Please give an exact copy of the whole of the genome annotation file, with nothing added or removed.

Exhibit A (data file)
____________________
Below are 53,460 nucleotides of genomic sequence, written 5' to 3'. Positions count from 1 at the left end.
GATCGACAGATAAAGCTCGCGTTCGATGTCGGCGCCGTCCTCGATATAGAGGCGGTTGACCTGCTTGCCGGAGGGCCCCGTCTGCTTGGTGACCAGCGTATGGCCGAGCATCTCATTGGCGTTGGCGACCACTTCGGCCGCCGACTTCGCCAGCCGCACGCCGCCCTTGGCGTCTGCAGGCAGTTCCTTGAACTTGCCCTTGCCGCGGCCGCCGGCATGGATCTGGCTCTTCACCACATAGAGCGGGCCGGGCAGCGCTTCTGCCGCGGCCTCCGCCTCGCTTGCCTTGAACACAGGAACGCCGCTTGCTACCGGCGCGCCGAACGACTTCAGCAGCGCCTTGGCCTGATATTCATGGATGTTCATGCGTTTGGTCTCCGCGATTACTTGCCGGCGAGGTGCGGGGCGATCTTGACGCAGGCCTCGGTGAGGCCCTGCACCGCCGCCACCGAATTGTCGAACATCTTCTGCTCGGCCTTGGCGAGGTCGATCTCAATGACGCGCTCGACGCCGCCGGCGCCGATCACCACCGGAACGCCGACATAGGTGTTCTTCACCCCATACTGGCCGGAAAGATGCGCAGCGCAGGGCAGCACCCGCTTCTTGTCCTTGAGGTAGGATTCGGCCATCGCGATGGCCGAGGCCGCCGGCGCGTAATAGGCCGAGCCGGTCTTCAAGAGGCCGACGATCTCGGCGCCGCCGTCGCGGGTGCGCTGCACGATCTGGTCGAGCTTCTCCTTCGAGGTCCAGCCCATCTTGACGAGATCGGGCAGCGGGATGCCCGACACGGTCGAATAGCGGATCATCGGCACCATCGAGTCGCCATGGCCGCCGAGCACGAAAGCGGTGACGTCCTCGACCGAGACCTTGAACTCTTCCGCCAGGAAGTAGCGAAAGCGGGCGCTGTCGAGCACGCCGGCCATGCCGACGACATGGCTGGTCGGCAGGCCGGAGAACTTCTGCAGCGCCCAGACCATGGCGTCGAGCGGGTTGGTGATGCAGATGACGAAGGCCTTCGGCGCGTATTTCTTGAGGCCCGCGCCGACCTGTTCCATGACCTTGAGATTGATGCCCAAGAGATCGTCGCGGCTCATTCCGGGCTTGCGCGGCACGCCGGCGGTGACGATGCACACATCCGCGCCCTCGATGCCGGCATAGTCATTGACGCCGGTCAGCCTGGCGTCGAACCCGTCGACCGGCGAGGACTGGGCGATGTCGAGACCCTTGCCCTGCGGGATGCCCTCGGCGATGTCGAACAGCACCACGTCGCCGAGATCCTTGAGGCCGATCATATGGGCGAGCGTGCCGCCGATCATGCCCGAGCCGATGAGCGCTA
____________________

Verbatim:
Below are 53,460 nucleotides of genomic sequence, written 5' to 3'. Positions count from 1 at the left end.
GATCGACAGATAAAGCTCGCGTTCGATGTCGGCGCCGTCCTCGATATAGAGGCGGTTGACCTGCTTGCCGGAGGGCCCCGTCTGCTTGGTGACCAGCGTATGGCCGAGCATCTCATTGGCGTTGGCGACCACTTCGGCCGCCGACTTCGCCAGCCGCACGCCGCCCTTGGCGTCTGCAGGCAGTTCCTTGAACTTGCCCTTGCCGCGGCCGCCGGCATGGATCTGGCTCTTCACCACATAGAGCGGGCCGGGCAGCGCTTCTGCCGCGGCCTCCGCCTCGCTTGCCTTGAACACAGGAACGCCGCTTGCTACCGGCGCGCCGAACGACTTCAGCAGCGCCTTGGCCTGATATTCATGGATGTTCATGCGTTTGGTCTCCGCGATTACTTGCCGGCGAGGTGCGGGGCGATCTTGACGCAGGCCTCGGTGAGGCCCTGCACCGCCGCCACCGAATTGTCGAACATCTTCTGCTCGGCCTTGGCGAGGTCGATCTCAATGACGCGCTCGACGCCGCCGGCGCCGATCACCACCGGAACGCCGACATAGGTGTTCTTCACCCCATACTGGCCGGAAAGATGCGCAGCGCAGGGCAGCACCCGCTTCTTGTCCTTGAGGTAGGATTCGGCCATCGCGATGGCCGAGGCCGCCGGCGCGTAATAGGCCGAGCCGGTCTTCAAGAGGCCGACGATCTCGGCGCCGCCGTCGCGGGTGCGCTGCACGATCTGGTCGAGCTTCTCCTTCGAGGTCCAGCCCATCTTGACGAGATCGGGCAGCGGGATGCCCGACACGGTCGAATAGCGGATCATCGGCACCATCGAGTCGCCATGGCCGCCGAGCACGAAAGCGGTGACGTCCTCGACCGAGACCTTGAACTCTTCCGCCAGGAAGTAGCGAAAGCGGGCGCTGTCGAGCACGCCGGCCATGCCGACGACATGGCTGGTCGGCAGGCCGGAGAACTTCTGCAGCGCCCAGACCATGGCGTCGAGCGGGTTGGTGATGCAGATGACGAAGGCCTTCGGCGCGTATTTCTTGAGGCCCGCGCCGACCTGTTCCATGACCTTGAGATTGATGCCCAAGAGATCGTCGCGGCTCATTCCGGGCTTGCGCGGCACGCCGGCGGTGACGATGCACACATCCGCGCCCTCGATGCCGGCATAGTCATTGACGCCGGTCAGCCTGGCGTCGAACCCGTCGACCGGCGAGGACTGGGCGATGTCGAGACCCTTGCCCTGCGGGATGCCCTCGGCGATGTCGAACAGCACCACGTCGCCGAGATCCTTGAGGCCGATCATATGGGCGAGCGTGCCGCCGATCATGCCCGAGCCGATGAGCGCTA